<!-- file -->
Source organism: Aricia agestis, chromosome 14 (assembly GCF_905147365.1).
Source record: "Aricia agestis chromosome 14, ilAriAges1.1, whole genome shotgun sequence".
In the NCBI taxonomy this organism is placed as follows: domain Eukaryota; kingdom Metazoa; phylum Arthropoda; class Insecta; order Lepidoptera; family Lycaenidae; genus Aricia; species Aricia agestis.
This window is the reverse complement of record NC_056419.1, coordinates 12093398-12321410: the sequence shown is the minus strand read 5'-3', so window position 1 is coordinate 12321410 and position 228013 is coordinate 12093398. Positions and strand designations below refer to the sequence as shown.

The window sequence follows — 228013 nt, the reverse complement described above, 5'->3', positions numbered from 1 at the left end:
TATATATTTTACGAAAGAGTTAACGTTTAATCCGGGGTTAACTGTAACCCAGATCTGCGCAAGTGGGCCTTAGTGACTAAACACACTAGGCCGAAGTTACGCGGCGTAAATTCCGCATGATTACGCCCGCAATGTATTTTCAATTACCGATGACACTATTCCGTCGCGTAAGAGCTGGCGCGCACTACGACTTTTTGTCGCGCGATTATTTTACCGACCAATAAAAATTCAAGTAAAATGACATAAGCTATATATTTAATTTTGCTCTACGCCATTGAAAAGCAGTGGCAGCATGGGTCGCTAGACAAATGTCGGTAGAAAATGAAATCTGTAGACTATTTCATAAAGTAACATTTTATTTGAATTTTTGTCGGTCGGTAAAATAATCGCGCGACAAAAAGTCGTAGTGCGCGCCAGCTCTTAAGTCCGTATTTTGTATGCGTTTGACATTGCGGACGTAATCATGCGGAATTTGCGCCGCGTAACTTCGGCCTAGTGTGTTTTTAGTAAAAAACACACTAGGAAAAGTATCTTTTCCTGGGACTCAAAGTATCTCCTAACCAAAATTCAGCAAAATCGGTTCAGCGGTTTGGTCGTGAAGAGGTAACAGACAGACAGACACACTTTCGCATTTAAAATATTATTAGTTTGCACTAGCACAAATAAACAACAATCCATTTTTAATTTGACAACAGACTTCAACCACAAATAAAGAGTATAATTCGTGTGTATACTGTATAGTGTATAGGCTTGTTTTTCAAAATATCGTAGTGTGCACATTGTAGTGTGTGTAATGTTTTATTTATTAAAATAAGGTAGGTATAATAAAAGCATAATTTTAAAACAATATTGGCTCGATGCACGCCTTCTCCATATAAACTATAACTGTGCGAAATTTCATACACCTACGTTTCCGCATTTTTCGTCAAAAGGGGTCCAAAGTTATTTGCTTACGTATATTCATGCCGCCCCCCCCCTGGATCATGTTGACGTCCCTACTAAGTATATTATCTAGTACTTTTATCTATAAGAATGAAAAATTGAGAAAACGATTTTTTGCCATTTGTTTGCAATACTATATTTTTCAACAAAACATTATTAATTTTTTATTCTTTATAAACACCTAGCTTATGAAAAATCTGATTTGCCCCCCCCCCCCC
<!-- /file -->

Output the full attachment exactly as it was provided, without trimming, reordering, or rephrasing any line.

Source organism: Aricia agestis, chromosome 14 (assembly GCF_905147365.1).
Source record: "Aricia agestis chromosome 14, ilAriAges1.1, whole genome shotgun sequence".
In the NCBI taxonomy this organism is placed as follows: domain Eukaryota; kingdom Metazoa; phylum Arthropoda; class Insecta; order Lepidoptera; family Lycaenidae; genus Aricia; species Aricia agestis.
This window is the reverse complement of record NC_056419.1, coordinates 12093398-12321410: the sequence shown is the minus strand read 5'-3', so window position 1 is coordinate 12321410 and position 228013 is coordinate 12093398. Positions and strand designations below refer to the sequence as shown.

The window sequence follows — 228013 nt, the reverse complement described above, 5'->3', positions numbered from 1 at the left end:
TATATATTTTACGAAAGAGTTAACGTTTAATCCGGGGTTAACTGTAACCCAGATCTGCGCAAGTGGGCCTTAGTGACTAAACACACTAGGCCGAAGTTACGCGGCGTAAATTCCGCATGATTACGCCCGCAATGTATTTTCAATTACCGATGACACTATTCCGTCGCGTAAGAGCTGGCGCGCACTACGACTTTTTGTCGCGCGATTATTTTACCGACCAATAAAAATTCAAGTAAAATGACATAAGCTATATATTTAATTTTGCTCTACGCCATTGAAAAGCAGTGGCAGCATGGGTCGCTAGACAAATGTCGGTAGAAAATGAAATCTGTAGACTATTTCATAAAGTAACATTTTATTTGAATTTTTGTCGGTCGGTAAAATAATCGCGCGACAAAAAGTCGTAGTGCGCGCCAGCTCTTAAGTCCGTATTTTGTATGCGTTTGACATTGCGGACGTAATCATGCGGAATTTGCGCCGCGTAACTTCGGCCTAGTGTGTTTTTAGTAAAAAACACACTAGGAAAAGTATCTTTTCCTGGGACTCAAAGTATCTCCTAACCAAAATTCAGCAAAATCGGTTCAGCGGTTTGGTCGTGAAGAGGTAACAGACAGACAGACACACTTTCGCATTTAAAATATTATTAGTTTGCACTAGCACAAATAAACAACAATCCATTTTTAATTTGACAACAGACTTCAACCACAAATAAAGAGTATAATTCGTGTGTATACTGTATAGTGTATAGGCTTGTTTTTCAAAATATCGTAGTGTGCACATTGTAGTGTGTGTAATGTTTTATTTATTAAAATAAGGTAGGTATAATAAAAGCATAATTTTAAAACAATATTGGCTCGATGCACGCCTTCTCCATATAAACTATAACTGTGCGAAATTTCATACACCTACGTTTCCGCATTTTTCGTCAAAAGGGGTCCAAAGTTATTTGCTTACGTATATTCATGCCGCCCCCCCCCTGGATCATGTTGACGTCCCTACTAAGTATATTATCTAGTACTTTTATCTATAAGAATGAAAAATTGAGAAAACGATTTTTTGCCATTTGTTTGCAATACTATATTTTTCAACAAAACATTATTAATTTTTTATTCTTTATAAACACCTAGCTTATGAAAAATCTGATTTGCCCCCCCCCCCCC